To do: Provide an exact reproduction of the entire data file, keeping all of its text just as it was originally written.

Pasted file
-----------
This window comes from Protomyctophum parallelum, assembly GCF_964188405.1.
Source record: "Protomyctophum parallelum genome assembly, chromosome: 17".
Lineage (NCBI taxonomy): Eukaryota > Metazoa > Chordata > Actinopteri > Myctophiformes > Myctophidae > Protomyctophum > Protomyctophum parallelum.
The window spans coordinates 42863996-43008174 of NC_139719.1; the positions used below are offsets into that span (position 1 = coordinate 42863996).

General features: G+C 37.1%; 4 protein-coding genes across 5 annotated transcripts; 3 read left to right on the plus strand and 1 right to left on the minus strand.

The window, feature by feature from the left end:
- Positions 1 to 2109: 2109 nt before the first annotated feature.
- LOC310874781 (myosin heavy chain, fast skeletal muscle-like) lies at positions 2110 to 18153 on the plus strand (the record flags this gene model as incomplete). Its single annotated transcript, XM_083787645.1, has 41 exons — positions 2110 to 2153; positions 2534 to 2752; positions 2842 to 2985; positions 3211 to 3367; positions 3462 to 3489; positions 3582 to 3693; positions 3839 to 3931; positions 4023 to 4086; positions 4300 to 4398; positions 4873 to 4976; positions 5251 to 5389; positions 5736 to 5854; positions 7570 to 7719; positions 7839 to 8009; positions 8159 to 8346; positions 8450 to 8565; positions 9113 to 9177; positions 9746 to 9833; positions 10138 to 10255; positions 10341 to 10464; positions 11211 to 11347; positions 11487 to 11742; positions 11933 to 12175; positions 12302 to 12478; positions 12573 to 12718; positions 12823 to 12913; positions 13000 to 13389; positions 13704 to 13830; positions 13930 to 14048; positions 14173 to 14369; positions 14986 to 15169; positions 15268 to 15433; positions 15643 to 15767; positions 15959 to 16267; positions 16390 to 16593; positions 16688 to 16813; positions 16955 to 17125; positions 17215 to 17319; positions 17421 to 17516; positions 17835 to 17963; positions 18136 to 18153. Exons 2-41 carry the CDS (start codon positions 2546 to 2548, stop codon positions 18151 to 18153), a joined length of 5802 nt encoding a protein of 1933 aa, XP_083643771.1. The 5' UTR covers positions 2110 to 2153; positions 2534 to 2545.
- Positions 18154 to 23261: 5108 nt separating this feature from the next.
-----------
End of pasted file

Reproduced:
This window comes from Protomyctophum parallelum, assembly GCF_964188405.1.
Source record: "Protomyctophum parallelum genome assembly, chromosome: 17".
Lineage (NCBI taxonomy): Eukaryota > Metazoa > Chordata > Actinopteri > Myctophiformes > Myctophidae > Protomyctophum > Protomyctophum parallelum.
The window spans coordinates 42863996-43008174 of NC_139719.1; the positions used below are offsets into that span (position 1 = coordinate 42863996).

General features: G+C 37.1%; 4 protein-coding genes across 5 annotated transcripts; 3 read left to right on the plus strand and 1 right to left on the minus strand.

The window, feature by feature from the left end:
- Positions 1 to 2109: 2109 nt before the first annotated feature.
- LOC310874781 (myosin heavy chain, fast skeletal muscle-like) lies at positions 2110 to 18153 on the plus strand (the record flags this gene model as incomplete). Its single annotated transcript, XM_083787645.1, has 41 exons — positions 2110 to 2153; positions 2534 to 2752; positions 2842 to 2985; positions 3211 to 3367; positions 3462 to 3489; positions 3582 to 3693; positions 3839 to 3931; positions 4023 to 4086; positions 4300 to 4398; positions 4873 to 4976; positions 5251 to 5389; positions 5736 to 5854; positions 7570 to 7719; positions 7839 to 8009; positions 8159 to 8346; positions 8450 to 8565; positions 9113 to 9177; positions 9746 to 9833; positions 10138 to 10255; positions 10341 to 10464; positions 11211 to 11347; positions 11487 to 11742; positions 11933 to 12175; positions 12302 to 12478; positions 12573 to 12718; positions 12823 to 12913; positions 13000 to 13389; positions 13704 to 13830; positions 13930 to 14048; positions 14173 to 14369; positions 14986 to 15169; positions 15268 to 15433; positions 15643 to 15767; positions 15959 to 16267; positions 16390 to 16593; positions 16688 to 16813; positions 16955 to 17125; positions 17215 to 17319; positions 17421 to 17516; positions 17835 to 17963; positions 18136 to 18153. Exons 2-41 carry the CDS (start codon positions 2546 to 2548, stop codon positions 18151 to 18153), a joined length of 5802 nt encoding a protein of 1933 aa, XP_083643771.1. The 5' UTR covers positions 2110 to 2153; positions 2534 to 2545.
- Positions 18154 to 23261: 5108 nt separating this feature from the next.